The software is distributed as source code which has to be compiled.
PARTS OF THE SOFTWARE ARE HIGHLY SYSTEM-SPECIFIC AND NON-PORTABLE.
UNLESS YOU ARE RUNNING A SUPPORTED SYSTEM, BE PREPARED FOR SOME
After unpacking the source code, change directory into it, and type
This is a shell script that automatically determines the system type.
There is a single optional parameter, --prefix which indicates the
directory tree where the software should be installed. For example,
will install the chronyd daemon into /opt/free/sbin and the chronyc
control program into /opt/free/bin. The default value for the prefix
If the software cannot (yet) be built on your system, an error message
will be shown. Otherwise, the files `options.h' and `Makefile' will
to build the programs.
Once the programs have been successfully compiled, they need to be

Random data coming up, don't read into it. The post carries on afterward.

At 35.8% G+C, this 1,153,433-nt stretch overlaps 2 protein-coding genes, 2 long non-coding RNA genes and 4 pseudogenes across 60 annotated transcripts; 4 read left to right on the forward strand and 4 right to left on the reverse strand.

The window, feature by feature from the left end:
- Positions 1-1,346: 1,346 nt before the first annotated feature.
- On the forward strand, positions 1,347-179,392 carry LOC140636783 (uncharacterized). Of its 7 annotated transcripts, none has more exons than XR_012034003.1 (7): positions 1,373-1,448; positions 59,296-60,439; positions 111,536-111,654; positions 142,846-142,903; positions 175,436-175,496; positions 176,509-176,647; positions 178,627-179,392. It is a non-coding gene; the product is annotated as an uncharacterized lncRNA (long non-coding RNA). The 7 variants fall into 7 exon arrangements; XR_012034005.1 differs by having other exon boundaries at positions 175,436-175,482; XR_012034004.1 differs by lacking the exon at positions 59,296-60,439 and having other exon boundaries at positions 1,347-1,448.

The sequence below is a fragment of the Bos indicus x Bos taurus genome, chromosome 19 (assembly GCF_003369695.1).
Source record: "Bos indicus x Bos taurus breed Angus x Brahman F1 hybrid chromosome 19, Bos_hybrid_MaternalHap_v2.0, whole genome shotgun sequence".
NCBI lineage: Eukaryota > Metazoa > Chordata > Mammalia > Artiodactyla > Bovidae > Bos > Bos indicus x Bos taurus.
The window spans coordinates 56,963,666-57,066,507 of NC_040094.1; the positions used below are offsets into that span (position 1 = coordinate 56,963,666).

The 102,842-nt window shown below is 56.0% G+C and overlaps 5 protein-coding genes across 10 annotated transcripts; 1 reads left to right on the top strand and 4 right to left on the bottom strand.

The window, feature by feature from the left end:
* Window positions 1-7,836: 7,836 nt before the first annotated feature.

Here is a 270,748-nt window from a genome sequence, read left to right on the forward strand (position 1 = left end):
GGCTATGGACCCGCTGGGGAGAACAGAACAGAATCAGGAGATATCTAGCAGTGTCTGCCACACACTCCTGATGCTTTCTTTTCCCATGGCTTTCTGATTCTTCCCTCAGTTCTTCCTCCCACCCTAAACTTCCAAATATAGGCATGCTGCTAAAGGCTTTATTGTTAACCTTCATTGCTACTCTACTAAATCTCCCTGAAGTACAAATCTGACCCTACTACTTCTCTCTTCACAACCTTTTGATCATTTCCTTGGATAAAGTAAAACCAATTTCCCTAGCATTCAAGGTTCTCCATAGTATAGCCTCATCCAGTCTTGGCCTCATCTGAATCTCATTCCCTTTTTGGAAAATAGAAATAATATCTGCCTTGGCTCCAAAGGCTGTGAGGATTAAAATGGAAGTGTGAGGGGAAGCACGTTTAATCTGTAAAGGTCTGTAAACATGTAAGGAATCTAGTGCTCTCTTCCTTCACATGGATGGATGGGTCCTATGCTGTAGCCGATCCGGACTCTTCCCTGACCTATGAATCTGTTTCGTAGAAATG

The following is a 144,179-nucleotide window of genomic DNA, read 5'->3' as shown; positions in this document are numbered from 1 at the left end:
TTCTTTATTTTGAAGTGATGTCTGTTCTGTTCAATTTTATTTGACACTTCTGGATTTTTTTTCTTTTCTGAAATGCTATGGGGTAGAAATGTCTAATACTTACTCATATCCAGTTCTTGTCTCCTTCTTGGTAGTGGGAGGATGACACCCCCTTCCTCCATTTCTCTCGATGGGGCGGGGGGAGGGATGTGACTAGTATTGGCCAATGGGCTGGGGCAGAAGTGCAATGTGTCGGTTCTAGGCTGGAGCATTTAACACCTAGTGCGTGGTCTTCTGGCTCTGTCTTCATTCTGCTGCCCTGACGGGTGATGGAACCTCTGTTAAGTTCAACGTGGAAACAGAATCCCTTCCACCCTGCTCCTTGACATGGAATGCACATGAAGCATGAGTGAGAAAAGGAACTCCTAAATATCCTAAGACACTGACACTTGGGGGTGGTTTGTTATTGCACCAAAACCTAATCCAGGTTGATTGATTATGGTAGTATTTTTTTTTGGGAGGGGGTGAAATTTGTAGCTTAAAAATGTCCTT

installed in their target locations. This step normally needs to be
performed by the superuser, and requires the following command to be
Now that the software is successfully installed, the next step is to
set up a configuration file. The contents of this depend on the
network environment in which the computer operates. Typical scenarios
are described in the manual. The simplest case is for a computer with
a permanent Internet connection - suppose you want to use the NTP
server ntp1.foobar.com as your time reference. You would create an
/etc/chrony.conf file containing
and then run /usr/local/sbin/chronyd.